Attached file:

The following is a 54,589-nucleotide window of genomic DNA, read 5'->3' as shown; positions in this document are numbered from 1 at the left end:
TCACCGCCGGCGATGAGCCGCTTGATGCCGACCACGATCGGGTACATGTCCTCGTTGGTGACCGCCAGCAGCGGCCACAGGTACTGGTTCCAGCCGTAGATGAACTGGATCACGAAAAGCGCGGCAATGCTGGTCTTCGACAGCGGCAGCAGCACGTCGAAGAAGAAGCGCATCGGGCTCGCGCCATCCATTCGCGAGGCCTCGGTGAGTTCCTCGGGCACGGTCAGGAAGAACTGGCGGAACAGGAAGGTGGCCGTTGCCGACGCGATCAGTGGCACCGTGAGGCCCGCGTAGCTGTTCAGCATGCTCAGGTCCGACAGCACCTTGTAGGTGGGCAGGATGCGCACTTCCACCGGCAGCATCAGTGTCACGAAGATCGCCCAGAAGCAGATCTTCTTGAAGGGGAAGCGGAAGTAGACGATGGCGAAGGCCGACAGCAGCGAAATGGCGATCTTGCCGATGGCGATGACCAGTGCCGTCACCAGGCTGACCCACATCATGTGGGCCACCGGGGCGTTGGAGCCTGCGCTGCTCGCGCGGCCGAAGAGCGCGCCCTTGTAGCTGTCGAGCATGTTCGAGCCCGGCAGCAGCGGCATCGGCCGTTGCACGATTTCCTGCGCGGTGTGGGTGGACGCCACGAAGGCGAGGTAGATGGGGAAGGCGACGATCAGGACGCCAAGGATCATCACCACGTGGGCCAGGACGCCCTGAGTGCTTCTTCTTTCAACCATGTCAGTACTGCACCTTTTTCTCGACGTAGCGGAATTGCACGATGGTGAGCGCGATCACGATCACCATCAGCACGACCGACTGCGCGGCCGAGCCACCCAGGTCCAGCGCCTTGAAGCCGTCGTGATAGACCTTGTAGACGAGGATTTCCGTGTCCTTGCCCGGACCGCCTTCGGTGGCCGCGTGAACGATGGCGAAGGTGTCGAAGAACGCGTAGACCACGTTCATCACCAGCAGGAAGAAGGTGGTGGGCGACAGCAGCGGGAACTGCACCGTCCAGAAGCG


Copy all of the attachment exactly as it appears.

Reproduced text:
The following is a 54,589-nucleotide window of genomic DNA, read 5'->3' as shown; positions in this document are numbered from 1 at the left end:
TCACCGCCGGCGATGAGCCGCTTGATGCCGACCACGATCGGGTACATGTCCTCGTTGGTGACCGCCAGCAGCGGCCACAGGTACTGGTTCCAGCCGTAGATGAACTGGATCACGAAAAGCGCGGCAATGCTGGTCTTCGACAGCGGCAGCAGCACGTCGAAGAAGAAGCGCATCGGGCTCGCGCCATCCATTCGCGAGGCCTCGGTGAGTTCCTCGGGCACGGTCAGGAAGAACTGGCGGAACAGGAAGGTGGCCGTTGCCGACGCGATCAGTGGCACCGTGAGGCCCGCGTAGCTGTTCAGCATGCTCAGGTCCGACAGCACCTTGTAGGTGGGCAGGATGCGCACTTCCACCGGCAGCATCAGTGTCACGAAGATCGCCCAGAAGCAGATCTTCTTGAAGGGGAAGCGGAAGTAGACGATGGCGAAGGCCGACAGCAGCGAAATGGCGATCTTGCCGATGGCGATGACCAGTGCCGTCACCAGGCTGACCCACATCATGTGGGCCACCGGGGCGTTGGAGCCTGCGCTGCTCGCGCGGCCGAAGAGCGCGCCCTTGTAGCTGTCGAGCATGTTCGAGCCCGGCAGCAGCGGCATCGGCCGTTGCACGATTTCCTGCGCGGTGTGGGTGGACGCCACGAAGGCGAGGTAGATGGGGAAGGCGACGATCAGGACGCCAAGGATCATCACCACGTGGGCCAGGACGCCCTGAGTGCTTCTTCTTTCAACCATGTCAGTACTGCACCTTTTTCTCGACGTAGCGGAATTGCACGATGGTGAGCGCGATCACGATCACCATCAGCACGACCGACTGCGCGGCCGAGCCACCCAGGTCCAGCGCCTTGAAGCCGTCGTGATAGACCTTGTAGACGAGGATTTCCGTGTCCTTGCCCGGACCGCCTTCGGTGGCCGCGTGAACGATGGCGAAGGTGTCGAAGAACGCGTAGACCACGTTCATCACCAGCAGGAAGAAGGTGGTGGGCGACAGCAGCGGGAACTGCACCGTCCAGAAGCG